Open-source electrical engineering design tools (continued)

-August 02, 2013

A while back I wrote about some Open-Source Electrical Engineering Design tools.  Several of you chimed in to add some even more highly useful tool ideas.  The short summary of the blog is that some excellent tools exist for doing simple EE design for test and measurement: KiCAD for schematic, LTSpice for simulation, FreePCB for layout and anyone you trust for printed circuit board (PCB) manufacture (I use Advanced Circuits).  Some readers contributed some great additions, including PCB prototyping options Sunstone Circuits and OSH Park.

When doing EE design, using a schematic capture program (rather than just making a schematic in my notebook) is a good idea for everything but the simplest circuits.  As I continue to grow as a designer, I find myself going to schematic capture sooner and sooner in my design process.  Simulation is a wonderful tool, and also something I'm using more often as well.  However, that is where it's stopped in the past.  Board layout takes too long, and printed circuit boards are cheap in high volumes but sometimes rather expensive for only the handful of boards that I need.

I think I've found the last two critical pieces of the puzzle: autorouters and cheap PCB specials.  Now I have a simple path to create a schematic, simulate it (if I need), do the layout quickly, and get inexpensive PCBs.

I recently gave the KiCAD layout tool a try and I love it.  Both KiCAD layout and FreePCB are definitely up to my needs of creating simple 2 and 4 layer boards for test and measurement.  It's good to have options and I like the integration of KiCADs schematic capture and layout tools.

It turns out that I made a huge mistake a few years ago by discounting the FreeRouting Auto-Router.  I have no idea how well it worked in the past, but it did the job for me very well this time.  As always, my designs are usually fairly simple data acquisition, signal conditioning, test and measurement systems, so these tools may not work for more complex designs, but they worked superbly for me.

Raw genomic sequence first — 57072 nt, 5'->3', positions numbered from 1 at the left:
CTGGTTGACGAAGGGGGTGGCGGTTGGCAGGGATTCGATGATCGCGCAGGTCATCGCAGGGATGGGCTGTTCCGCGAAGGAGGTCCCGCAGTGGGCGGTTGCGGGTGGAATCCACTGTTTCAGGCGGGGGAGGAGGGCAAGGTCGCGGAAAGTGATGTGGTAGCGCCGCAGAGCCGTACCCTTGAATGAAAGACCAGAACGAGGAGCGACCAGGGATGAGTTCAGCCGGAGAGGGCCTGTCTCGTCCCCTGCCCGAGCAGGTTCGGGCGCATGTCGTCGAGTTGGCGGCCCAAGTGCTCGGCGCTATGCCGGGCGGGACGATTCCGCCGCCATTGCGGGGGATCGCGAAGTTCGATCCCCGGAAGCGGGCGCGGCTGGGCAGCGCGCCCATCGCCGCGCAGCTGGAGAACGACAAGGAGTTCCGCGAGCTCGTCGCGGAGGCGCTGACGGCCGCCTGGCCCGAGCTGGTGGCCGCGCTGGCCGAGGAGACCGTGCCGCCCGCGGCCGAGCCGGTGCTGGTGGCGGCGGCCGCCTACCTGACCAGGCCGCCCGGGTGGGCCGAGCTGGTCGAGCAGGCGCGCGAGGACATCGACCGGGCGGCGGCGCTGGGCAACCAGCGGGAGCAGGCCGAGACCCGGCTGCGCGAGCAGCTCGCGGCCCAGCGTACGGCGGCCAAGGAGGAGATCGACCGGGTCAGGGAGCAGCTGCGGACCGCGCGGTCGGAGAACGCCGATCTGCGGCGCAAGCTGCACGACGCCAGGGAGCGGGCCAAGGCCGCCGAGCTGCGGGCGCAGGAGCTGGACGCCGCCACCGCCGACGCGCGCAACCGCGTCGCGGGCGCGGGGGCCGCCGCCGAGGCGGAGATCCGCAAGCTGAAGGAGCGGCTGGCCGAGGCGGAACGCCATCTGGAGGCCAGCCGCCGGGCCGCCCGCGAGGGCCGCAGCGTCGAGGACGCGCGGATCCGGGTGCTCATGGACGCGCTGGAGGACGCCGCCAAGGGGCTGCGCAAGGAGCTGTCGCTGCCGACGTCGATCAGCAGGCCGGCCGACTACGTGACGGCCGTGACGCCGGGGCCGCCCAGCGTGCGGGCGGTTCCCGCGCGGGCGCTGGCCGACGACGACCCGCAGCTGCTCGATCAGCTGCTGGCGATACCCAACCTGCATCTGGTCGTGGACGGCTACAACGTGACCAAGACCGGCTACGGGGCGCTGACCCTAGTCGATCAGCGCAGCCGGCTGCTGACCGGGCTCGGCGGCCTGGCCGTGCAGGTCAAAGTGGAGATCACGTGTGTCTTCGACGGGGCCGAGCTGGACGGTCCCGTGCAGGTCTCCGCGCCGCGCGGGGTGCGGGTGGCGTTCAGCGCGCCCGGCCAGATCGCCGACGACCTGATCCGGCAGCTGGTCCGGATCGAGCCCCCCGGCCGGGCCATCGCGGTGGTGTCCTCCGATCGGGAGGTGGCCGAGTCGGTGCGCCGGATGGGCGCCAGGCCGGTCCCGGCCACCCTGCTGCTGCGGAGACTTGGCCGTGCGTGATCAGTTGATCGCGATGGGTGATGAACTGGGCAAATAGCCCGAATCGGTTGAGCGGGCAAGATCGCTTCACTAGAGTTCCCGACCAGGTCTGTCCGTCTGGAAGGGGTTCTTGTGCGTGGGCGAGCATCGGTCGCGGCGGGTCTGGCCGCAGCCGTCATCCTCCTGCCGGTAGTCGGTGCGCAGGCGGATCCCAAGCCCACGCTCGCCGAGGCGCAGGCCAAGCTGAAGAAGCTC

KiCAD layout has an auto-placement feature to put the components in place that didn't work that well in my case.  However, placing the components myself was quick and easy.  After that the auto-router took over and routed almost the entire board.  I did the last bit of cleanup myself and the board turned out great... and very fast.  So much for the time-consuming layout process.  Here's a FreeRouting tutorial that I found very useful.

With my auto-routed layout complete I, once again, needed to purchase boards.  PCB are incredibly cheap in large quantities, but for low volumes the setup can make the per board costs very high.

A bit of shopping around and some great reader comments (thanks again guys) has generated some options.  My favorite vendor of the past is advanced circuits and they have a pair of specials that help out a bunch.  They offer seriously reduced prices for boards with only copper, no solder mask or silk-screen.  However, I prefer full boards, so their $33 per board (minimum 4) special for 2-layer boards is my favorite.  That means for $132 I get 4 boards, up to 60 sq. in. each in 5 days.  Not bad.

Similarly, Sunstone Circuits offer ValueProto boards, which are 2 layer boards with no minimum order.  A single 1 sq. in. board costs $28 with prices increasing with board size and quantity.  Delivery time is 2 weeks.

A different take on it is OSH Park.  OSH Park is a service that groups orders from different customers together and makes larger PCB orders from them.  They charge $5 per sq. in. for 2-layer boards and $10 per sq. in. for 4-layer boards.  Delivery time is usually 3 to 4 weeks.
Unsurprisingly, each one of these specials has limitations on the design, such as drill hole size, vias per sq. in., board shape and many others.  But, most of my designs are simple enough that I meet the requirements without even trying.  Nonetheless, check out the rules before you start layout.

Thanks to these tools, I see even more custom PCBs in the future of my tests and measurements.  Have you tried these, or other, EE tools?  What EE vendors do you prefer?  Please comment below, as I'm off to quickly crank out another electrical test system.

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